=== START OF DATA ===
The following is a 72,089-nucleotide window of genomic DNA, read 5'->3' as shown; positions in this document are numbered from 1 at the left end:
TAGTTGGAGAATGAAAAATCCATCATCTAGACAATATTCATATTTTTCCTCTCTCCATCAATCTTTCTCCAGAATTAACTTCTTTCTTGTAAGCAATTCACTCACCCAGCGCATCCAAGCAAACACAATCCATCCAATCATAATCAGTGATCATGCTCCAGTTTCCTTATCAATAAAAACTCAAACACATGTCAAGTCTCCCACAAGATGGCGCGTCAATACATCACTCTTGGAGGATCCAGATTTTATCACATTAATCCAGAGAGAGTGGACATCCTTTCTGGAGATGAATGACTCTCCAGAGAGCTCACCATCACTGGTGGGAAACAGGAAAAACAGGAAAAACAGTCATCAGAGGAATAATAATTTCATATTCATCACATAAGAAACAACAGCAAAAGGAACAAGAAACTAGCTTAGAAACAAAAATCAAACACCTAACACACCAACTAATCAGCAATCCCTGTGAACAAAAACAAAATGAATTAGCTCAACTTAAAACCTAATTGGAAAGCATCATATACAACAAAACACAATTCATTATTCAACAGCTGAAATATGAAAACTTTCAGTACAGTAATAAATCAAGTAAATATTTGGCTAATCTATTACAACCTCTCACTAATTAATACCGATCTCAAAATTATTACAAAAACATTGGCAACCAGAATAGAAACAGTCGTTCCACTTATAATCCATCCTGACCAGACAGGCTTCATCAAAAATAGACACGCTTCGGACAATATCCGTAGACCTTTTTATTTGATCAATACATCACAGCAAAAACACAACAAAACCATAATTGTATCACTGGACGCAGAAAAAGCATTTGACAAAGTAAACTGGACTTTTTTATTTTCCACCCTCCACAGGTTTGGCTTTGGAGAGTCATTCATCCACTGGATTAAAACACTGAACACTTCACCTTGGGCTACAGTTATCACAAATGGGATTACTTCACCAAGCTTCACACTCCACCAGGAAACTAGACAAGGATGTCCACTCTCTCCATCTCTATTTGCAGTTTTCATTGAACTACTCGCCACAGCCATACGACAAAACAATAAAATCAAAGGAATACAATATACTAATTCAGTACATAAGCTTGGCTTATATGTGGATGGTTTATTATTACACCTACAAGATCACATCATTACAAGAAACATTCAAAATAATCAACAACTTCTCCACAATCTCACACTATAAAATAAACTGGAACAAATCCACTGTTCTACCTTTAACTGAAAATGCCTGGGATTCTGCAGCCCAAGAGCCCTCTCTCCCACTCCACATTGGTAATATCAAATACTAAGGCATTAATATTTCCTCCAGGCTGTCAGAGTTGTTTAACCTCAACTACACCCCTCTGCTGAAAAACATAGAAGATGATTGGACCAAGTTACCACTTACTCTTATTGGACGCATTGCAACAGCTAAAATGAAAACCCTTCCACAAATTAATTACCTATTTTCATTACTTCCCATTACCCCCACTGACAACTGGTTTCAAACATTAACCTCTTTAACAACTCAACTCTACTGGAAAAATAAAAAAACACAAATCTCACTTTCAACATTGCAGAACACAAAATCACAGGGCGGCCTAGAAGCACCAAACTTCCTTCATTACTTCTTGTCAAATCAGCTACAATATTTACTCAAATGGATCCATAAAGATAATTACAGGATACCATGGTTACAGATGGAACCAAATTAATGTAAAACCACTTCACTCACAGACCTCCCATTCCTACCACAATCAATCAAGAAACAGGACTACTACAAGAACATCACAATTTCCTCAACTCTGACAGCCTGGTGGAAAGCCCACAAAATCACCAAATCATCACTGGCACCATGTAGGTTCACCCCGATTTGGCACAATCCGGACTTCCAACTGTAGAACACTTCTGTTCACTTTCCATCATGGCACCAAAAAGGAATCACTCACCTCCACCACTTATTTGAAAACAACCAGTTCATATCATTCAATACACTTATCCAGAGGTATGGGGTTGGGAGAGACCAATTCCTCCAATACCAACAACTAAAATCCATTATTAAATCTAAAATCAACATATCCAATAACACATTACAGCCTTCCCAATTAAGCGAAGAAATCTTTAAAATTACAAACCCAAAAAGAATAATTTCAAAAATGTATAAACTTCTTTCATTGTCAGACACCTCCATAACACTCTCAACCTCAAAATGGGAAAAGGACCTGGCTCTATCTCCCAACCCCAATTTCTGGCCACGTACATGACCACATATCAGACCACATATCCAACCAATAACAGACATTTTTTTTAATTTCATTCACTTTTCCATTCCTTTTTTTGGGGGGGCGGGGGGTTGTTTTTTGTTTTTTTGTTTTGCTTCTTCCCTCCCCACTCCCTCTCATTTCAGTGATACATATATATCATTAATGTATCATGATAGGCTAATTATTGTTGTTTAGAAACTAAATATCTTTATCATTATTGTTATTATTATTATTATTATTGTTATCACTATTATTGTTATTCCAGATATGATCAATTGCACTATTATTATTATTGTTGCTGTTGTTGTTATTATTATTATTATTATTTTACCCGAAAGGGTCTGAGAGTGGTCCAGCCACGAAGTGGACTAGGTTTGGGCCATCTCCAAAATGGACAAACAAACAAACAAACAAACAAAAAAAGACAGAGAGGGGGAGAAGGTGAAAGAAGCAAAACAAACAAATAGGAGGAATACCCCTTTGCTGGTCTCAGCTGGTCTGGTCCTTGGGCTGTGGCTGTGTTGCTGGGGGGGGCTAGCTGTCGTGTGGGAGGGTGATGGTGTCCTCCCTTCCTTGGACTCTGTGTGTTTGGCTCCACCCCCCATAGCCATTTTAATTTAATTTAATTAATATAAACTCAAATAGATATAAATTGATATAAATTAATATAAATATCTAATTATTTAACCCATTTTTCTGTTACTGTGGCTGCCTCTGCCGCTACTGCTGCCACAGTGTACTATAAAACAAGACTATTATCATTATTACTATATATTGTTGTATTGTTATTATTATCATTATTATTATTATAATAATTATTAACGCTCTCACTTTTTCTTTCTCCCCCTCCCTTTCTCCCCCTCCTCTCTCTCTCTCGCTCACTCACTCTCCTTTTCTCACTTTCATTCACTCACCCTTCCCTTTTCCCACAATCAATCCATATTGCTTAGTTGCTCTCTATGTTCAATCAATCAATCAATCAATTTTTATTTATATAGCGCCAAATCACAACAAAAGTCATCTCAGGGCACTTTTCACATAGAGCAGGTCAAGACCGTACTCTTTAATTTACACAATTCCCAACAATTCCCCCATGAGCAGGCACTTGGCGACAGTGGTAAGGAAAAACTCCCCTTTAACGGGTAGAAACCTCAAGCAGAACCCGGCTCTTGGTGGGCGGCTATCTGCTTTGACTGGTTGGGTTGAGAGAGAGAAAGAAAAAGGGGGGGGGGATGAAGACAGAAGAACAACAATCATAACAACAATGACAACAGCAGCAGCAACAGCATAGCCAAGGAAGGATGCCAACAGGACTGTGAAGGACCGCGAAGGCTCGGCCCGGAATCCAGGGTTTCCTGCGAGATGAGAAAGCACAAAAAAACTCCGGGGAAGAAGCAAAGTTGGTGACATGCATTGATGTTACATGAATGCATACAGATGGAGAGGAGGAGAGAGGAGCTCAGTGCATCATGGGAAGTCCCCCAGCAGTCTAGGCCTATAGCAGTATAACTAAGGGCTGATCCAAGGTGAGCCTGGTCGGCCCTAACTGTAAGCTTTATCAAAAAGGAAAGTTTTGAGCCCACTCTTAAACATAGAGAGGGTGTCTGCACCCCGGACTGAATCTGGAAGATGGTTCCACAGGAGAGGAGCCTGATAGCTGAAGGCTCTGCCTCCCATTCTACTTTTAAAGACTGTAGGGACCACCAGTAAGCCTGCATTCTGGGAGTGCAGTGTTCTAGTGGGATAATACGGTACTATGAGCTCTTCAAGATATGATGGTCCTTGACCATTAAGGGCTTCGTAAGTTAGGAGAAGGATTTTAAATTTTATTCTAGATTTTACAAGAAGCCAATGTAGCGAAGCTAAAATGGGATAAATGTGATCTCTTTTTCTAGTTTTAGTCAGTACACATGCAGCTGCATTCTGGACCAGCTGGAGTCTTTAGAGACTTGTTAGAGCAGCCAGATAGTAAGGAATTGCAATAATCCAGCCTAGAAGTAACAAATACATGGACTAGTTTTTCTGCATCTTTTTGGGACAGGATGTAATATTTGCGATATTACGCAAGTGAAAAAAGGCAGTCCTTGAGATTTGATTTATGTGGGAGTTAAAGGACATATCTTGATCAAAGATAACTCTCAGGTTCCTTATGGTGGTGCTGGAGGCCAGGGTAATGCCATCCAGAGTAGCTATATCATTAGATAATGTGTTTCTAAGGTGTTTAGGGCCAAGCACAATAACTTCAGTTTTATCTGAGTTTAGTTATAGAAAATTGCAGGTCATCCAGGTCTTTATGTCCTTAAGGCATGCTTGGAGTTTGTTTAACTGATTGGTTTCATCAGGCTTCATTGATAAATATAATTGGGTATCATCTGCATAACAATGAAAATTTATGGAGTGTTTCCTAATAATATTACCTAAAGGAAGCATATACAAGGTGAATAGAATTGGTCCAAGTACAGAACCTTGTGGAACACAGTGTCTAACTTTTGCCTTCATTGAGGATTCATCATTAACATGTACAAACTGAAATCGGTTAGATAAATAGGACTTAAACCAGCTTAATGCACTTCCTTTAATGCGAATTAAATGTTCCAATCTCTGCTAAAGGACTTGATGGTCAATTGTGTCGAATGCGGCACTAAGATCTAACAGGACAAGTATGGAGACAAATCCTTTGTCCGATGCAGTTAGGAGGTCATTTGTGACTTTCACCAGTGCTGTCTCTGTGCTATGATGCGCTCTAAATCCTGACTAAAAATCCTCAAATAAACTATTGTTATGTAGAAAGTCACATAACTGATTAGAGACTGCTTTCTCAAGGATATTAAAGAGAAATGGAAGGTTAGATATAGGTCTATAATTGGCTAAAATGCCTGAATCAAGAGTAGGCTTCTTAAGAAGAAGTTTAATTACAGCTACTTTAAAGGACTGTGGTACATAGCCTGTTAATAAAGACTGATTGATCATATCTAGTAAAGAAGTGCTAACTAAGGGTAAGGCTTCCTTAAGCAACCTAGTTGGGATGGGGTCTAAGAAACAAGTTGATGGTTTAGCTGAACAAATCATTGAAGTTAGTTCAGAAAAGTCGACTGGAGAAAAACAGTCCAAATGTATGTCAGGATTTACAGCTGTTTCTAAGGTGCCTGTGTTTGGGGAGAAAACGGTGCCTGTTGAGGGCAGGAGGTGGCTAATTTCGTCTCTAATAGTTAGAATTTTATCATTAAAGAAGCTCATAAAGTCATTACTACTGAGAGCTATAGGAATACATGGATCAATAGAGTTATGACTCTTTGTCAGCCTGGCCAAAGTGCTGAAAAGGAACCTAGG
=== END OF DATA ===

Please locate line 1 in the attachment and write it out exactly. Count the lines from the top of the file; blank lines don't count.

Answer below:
The following is a 72,089-nucleotide window of genomic DNA, read 5'->3' as shown; positions in this document are numbered from 1 at the left end: